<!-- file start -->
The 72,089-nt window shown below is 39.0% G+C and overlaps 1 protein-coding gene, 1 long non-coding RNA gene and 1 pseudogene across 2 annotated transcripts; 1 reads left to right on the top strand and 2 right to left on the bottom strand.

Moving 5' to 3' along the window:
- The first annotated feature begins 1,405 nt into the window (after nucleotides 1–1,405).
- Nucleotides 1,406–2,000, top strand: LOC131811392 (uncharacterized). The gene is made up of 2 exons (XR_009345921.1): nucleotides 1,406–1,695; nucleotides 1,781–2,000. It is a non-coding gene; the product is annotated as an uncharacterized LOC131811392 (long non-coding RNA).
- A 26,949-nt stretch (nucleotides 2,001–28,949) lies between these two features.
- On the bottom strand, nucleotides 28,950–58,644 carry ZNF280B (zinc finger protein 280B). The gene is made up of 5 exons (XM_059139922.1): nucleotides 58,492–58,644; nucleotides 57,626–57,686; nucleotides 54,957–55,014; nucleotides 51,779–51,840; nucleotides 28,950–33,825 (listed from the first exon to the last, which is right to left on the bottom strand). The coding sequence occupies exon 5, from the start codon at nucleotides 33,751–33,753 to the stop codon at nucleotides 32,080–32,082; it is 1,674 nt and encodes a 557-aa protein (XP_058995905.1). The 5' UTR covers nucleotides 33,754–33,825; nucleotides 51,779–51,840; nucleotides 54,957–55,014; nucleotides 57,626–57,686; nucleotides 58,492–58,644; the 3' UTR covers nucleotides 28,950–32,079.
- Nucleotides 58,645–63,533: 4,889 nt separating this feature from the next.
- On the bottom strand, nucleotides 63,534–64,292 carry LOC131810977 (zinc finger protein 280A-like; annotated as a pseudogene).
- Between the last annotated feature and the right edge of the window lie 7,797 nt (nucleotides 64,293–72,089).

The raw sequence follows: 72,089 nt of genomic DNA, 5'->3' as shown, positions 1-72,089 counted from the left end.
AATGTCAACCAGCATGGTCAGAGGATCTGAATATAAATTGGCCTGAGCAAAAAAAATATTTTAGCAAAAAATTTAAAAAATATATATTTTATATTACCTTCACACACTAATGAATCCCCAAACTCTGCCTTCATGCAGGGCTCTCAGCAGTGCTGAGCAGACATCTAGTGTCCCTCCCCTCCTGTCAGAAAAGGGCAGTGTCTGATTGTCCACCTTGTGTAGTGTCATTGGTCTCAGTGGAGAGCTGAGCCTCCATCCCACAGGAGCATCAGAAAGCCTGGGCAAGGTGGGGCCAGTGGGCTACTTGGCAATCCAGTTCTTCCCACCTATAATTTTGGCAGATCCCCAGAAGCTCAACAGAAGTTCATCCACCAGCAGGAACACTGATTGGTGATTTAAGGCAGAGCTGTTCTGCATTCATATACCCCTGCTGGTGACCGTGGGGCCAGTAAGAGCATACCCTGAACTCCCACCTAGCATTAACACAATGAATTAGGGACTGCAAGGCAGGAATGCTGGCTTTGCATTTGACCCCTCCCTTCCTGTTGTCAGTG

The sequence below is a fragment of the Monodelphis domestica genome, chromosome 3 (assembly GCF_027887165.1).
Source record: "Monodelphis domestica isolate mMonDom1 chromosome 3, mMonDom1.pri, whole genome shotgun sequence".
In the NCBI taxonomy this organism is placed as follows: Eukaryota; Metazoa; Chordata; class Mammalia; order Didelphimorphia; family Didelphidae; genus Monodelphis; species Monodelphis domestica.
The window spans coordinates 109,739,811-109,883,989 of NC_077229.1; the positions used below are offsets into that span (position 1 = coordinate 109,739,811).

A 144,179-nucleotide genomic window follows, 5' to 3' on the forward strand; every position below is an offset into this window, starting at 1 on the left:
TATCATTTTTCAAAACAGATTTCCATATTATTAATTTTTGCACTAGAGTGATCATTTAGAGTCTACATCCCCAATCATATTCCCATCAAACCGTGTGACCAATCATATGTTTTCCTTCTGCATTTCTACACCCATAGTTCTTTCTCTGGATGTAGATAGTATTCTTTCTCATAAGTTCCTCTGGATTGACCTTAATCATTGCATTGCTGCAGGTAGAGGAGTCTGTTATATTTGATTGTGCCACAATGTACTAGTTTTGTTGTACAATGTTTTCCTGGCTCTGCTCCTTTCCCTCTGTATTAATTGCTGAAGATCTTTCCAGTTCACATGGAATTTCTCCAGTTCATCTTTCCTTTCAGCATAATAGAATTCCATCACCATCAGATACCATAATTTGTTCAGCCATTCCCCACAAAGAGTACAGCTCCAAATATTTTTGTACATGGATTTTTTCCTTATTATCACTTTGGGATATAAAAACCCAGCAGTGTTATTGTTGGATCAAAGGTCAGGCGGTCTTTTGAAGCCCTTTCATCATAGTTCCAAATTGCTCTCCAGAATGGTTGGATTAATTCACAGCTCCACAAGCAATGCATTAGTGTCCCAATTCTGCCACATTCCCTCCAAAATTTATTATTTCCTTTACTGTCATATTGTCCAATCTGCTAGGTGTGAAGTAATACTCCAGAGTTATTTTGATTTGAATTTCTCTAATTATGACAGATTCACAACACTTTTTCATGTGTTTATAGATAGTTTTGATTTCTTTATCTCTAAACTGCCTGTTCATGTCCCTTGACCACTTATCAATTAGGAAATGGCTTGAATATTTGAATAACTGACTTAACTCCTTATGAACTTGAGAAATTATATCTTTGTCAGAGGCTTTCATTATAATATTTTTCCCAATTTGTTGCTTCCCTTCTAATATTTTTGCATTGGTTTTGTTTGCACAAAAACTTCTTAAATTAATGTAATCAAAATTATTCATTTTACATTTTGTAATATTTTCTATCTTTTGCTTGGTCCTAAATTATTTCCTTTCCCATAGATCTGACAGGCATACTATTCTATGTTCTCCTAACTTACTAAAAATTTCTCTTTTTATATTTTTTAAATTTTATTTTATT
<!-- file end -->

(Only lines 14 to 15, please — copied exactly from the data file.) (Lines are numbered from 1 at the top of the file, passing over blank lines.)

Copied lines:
In the NCBI taxonomy this organism is placed as follows: Eukaryota; Metazoa; Chordata; class Mammalia; order Didelphimorphia; family Didelphidae; genus Monodelphis; species Monodelphis domestica.
The window spans coordinates 109,739,811-109,883,989 of NC_077229.1; the positions used below are offsets into that span (position 1 = coordinate 109,739,811).